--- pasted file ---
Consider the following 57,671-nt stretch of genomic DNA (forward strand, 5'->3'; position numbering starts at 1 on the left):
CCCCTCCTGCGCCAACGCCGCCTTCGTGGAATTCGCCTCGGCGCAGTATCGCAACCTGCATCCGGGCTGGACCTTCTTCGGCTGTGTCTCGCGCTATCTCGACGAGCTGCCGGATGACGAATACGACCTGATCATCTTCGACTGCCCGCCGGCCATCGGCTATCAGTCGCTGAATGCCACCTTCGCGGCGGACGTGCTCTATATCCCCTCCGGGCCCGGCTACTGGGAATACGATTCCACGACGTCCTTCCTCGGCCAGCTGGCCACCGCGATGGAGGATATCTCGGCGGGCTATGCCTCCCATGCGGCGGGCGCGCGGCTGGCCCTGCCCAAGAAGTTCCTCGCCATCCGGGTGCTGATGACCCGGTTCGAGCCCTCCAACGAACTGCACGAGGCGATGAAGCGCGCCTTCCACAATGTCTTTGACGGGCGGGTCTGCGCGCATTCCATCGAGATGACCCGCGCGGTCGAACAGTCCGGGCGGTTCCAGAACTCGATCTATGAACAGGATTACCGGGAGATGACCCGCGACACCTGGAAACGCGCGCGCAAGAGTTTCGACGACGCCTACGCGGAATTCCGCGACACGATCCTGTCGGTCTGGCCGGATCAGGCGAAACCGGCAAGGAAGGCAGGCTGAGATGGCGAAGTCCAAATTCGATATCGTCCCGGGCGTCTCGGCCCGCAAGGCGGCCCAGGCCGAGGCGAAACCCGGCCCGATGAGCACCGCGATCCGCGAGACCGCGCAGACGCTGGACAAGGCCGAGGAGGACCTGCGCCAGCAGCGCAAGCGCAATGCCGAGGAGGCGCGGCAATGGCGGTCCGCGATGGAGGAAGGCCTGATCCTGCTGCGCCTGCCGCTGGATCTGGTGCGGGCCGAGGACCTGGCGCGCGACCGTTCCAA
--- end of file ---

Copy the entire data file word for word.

Consider the following 57,671-nt stretch of genomic DNA (forward strand, 5'->3'; position numbering starts at 1 on the left):
CCCCTCCTGCGCCAACGCCGCCTTCGTGGAATTCGCCTCGGCGCAGTATCGCAACCTGCATCCGGGCTGGACCTTCTTCGGCTGTGTCTCGCGCTATCTCGACGAGCTGCCGGATGACGAATACGACCTGATCATCTTCGACTGCCCGCCGGCCATCGGCTATCAGTCGCTGAATGCCACCTTCGCGGCGGACGTGCTCTATATCCCCTCCGGGCCCGGCTACTGGGAATACGATTCCACGACGTCCTTCCTCGGCCAGCTGGCCACCGCGATGGAGGATATCTCGGCGGGCTATGCCTCCCATGCGGCGGGCGCGCGGCTGGCCCTGCCCAAGAAGTTCCTCGCCATCCGGGTGCTGATGACCCGGTTCGAGCCCTCCAACGAACTGCACGAGGCGATGAAGCGCGCCTTCCACAATGTCTTTGACGGGCGGGTCTGCGCGCATTCCATCGAGATGACCCGCGCGGTCGAACAGTCCGGGCGGTTCCAGAACTCGATCTATGAACAGGATTACCGGGAGATGACCCGCGACACCTGGAAACGCGCGCGCAAGAGTTTCGACGACGCCTACGCGGAATTCCGCGACACGATCCTGTCGGTCTGGCCGGATCAGGCGAAACCGGCAAGGAAGGCAGGCTGAGATGGCGAAGTCCAAATTCGATATCGTCCCGGGCGTCTCGGCCCGCAAGGCGGCCCAGGCCGAGGCGAAACCCGGCCCGATGAGCACCGCGATCCGCGAGACCGCGCAGACGCTGGACAAGGCCGAGGAGGACCTGCGCCAGCAGCGCAAGCGCAATGCCGAGGAGGCGCGGCAATGGCGGTCCGCGATGGAGGAAGGCCTGATCCTGCTGCGCCTGCCGCTGGATCTGGTGCGGGCCGAGGACCTGGCGCGCGACCGTTCCAA